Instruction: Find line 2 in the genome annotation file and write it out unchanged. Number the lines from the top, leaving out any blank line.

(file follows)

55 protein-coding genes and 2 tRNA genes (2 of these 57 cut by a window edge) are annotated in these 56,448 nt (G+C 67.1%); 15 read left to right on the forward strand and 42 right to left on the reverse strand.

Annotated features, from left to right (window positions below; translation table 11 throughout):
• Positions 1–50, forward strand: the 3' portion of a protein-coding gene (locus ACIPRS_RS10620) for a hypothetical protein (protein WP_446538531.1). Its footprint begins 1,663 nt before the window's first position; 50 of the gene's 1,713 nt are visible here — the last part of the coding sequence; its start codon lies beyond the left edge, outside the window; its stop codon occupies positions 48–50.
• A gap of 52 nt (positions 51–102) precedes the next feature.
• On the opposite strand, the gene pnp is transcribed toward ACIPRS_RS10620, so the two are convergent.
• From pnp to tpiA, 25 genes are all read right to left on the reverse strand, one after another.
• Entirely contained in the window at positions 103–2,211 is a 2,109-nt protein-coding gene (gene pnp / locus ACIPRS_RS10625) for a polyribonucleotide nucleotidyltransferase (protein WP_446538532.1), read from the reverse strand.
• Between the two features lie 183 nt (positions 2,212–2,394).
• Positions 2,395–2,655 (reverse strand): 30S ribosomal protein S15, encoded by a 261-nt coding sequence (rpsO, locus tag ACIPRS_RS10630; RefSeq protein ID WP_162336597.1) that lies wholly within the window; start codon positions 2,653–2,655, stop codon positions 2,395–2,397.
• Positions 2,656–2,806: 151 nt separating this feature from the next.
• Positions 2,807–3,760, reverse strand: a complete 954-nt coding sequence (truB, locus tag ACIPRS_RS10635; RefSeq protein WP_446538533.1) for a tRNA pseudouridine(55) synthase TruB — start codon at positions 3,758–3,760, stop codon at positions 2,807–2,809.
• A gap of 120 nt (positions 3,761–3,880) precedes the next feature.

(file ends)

Annotated features, from left to right (window positions below; translation table 11 throughout):